You may have read about poppers lately. Once again there are rumblings about having those, to date, legal little brown bottles of euphoric amyl nitrate (or nitrite) banned, rumblings that have been intermittent since the mid-Eighties when, for a period, the drug and its derivatives of butyl and isobutyl were briefly thought either to cause Aids or help cause Aids. It was a link subsequently declared unproved, then paranoid, then false, but the melody lingers on, thanks to the hysterical insistence of marginal organisations such as Positively Healthy - the sect who still believe the HIV virus to be "harmless" - and pundits like ex-Sunday Times headbanger Neville Hodgkinson, on "obvious" cause and effect.

Nothing is obvious except biased ideological axe-grinding, though it was with Positively Healthy's assistance that the Royal Pharmaceutical Society recently brought a successful prosecution under the Medicines Act against a gay sex shop, for the first time putting the status of poppers in dispute. As Steve Lutener, head of the Inspectorate and Enforcement Division of the RPS, puts it: "It is an important test case."

Important and ultimately doomed. Whatever poppers' unstable status in law, their central place as the urban gay man's buzz of choice remains fixed and immutable (probably). One might go so far as to suggest that if Positively Healthy did produce irrefutable evidence that such bold brand names as Locker Room, Ram, and Rock Hard did ravage the immune system (and it is difficult to argue that poppers, like cigarettes and booze, are the immune system's best friend, no matter Positively Healthy's agenda) that many homosexual men would continue to snort their pounds 4 purchases come Saturday night, so totally intertwined are poppers with This Our Life.

Why? Many reasons.

There's the sex, of course. It's fabled; instantly relaxed, a state way beyond the sullen reality of sometime nausea, thumping headache and occasional unconsciousness, nose stinging smartly from inhaled overindulgence or accidental spillage. Big truth: the abrupt abandonment of inhibition merely makes sex easier, not better, though no one would deny that poppers' brief, blunt exhilaration and anonymous gay sex are natural partners.

However, poppers' reputation as an aphrodisiac, and their relative cheapness, only partly account for enduring popularity. Drug fashions come and go, and still poppers rule, OK. True, different groups - students, ravers, supposedly 15 per cent of teenagers - have adopted amyl nitrate, but none accord poppers the paramount position gay culture does. None of them quite manages the equivalent of the gay man's "poppers moment". Watch me: you anticipate the coming of a favourite chorus or thundering bass line. There it builds, builds, hold it, hold it ... Now. Just before it hits you remove the bottle from a hip pocket, press a finger to one nostril and sniff with the other. The music and instant rush of blood to the brain fuse into brief, obliterating, dislocated joy.

Sure, anyone can do this. But in other hands - and in other heads - it would lack ritual, a sense of history, the hum of resonance. It would be an individual action, not a communal gesture, like the patented passing around of the poppers bottle itself on request, and absolutely no previous acquaintance. "Can I borrow your poppers?" is the second most common gay club line after "You've been a naughty boy - go to my room". And it is a request inevitably granted, not just because the rules demand it, but - this is a suspicion, not a fact - because there's an implicit acknowledgement that this is one of those few times gay men can smile at one another, share, show some warmth, without asking anything back. Which may explain why poppers are quasi-routinely used in the bedroom, but seldom serve as actual sexual overture or pick-up bait - curious though none the less true, since poppers and the very notion of "gay", not coincidentally, each came out around the same period in the mid-Seventies, when the product, in happy yellow and sexy red plastic wrappers, then symbolised utter visibility, an antidote to any leftover repression, fear, angst, a new order of ceaseless pleasure.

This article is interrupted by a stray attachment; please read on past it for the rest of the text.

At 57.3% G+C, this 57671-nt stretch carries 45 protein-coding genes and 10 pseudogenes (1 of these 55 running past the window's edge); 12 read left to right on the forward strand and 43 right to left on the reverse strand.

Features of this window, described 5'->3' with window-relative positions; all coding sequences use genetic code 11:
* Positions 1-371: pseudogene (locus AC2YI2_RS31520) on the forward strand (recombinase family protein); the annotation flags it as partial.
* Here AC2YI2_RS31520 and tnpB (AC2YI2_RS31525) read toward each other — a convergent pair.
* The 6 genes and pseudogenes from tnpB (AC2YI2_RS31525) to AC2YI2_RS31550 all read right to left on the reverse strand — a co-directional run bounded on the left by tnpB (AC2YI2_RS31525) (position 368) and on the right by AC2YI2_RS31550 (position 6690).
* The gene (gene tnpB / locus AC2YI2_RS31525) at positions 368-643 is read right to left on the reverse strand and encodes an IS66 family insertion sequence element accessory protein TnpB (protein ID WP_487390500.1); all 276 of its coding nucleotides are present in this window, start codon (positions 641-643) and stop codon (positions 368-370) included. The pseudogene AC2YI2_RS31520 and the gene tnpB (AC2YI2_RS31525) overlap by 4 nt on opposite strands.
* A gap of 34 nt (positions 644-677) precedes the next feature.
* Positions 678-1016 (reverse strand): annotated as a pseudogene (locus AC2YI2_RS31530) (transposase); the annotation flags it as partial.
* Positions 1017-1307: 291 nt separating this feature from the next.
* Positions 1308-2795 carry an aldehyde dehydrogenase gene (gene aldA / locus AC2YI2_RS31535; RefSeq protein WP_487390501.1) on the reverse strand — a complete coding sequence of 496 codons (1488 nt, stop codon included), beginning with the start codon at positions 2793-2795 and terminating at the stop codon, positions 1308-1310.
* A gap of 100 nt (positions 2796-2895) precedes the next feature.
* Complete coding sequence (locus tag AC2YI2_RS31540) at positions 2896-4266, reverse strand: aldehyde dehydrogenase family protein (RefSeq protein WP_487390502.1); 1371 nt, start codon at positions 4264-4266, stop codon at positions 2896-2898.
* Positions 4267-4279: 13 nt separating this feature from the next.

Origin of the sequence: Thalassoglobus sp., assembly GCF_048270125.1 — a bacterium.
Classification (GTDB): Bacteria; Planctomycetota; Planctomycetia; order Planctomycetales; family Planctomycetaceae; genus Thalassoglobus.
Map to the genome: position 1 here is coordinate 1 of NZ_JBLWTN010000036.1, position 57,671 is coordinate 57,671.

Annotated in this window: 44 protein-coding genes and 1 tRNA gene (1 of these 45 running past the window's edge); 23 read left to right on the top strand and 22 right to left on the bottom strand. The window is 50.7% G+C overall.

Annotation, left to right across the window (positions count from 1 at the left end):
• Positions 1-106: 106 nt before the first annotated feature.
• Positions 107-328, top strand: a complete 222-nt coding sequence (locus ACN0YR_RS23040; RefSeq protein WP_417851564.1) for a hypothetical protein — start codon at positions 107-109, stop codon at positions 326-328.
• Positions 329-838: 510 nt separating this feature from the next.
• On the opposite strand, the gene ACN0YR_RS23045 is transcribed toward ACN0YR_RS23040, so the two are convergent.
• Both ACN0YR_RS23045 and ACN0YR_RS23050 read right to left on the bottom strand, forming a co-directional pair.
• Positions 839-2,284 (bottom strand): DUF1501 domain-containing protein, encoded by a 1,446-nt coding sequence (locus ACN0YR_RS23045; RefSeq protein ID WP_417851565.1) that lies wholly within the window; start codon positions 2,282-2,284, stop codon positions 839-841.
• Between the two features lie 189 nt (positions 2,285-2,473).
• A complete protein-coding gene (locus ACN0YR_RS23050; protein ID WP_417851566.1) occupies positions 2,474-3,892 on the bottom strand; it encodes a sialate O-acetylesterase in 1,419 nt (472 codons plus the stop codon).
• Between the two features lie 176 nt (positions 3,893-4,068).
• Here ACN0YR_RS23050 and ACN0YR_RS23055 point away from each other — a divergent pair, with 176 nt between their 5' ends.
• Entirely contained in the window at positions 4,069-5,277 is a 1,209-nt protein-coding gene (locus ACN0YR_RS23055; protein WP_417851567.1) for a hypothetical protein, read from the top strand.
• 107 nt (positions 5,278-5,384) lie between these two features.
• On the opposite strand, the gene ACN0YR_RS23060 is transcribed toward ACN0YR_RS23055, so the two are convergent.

Nowadays that packaged promise of release has mostly evaporated, the way poppers instantly will if smashed on a stone floor. Poppers are too ubiquitous, too taken for granted, as common as a handshake in certain quarters, though one would expect consumption this obviously wholesale - if Positively Healthy did have the inside track - to have resulted in hundreds of thousands more Aids cases than reported (not to mention the figures that should be now emerging from the aforementioned heterosexual groups). But sensational headlines have the advantage over the everyday and there isn't much mileage in detailing the industrial stench, or how poppers have to be kept refrigerated and capped, otherwise they'll go off like that, or in explaining that they ought to be left a good inch from the snout, otherwise the risk of circle burns around the nostrils is unflatteringly run, or how irritating it is when the top goes missing. So it is deliciously but dumbly ironic that stale old poppers (simply leave them open overnight) could recapture their past outlaw swagger, be considered as more forbidden even than alco-pop, through the spectacularly redundant tactic of forcing them underground.

Let's, for a change, be straight: demanding that popper queens give up amyl nitrate is akin to telling Rastas to bid farewell to ganja - a waste of breath that would be better employed inhaling in short, measured bursts. Which has nothing to do with addiction, and everything to do with allowing adults already wearily well versed in the theoretical right to choose, the actual right to choose what - and indeed, who - goes into their bodiesn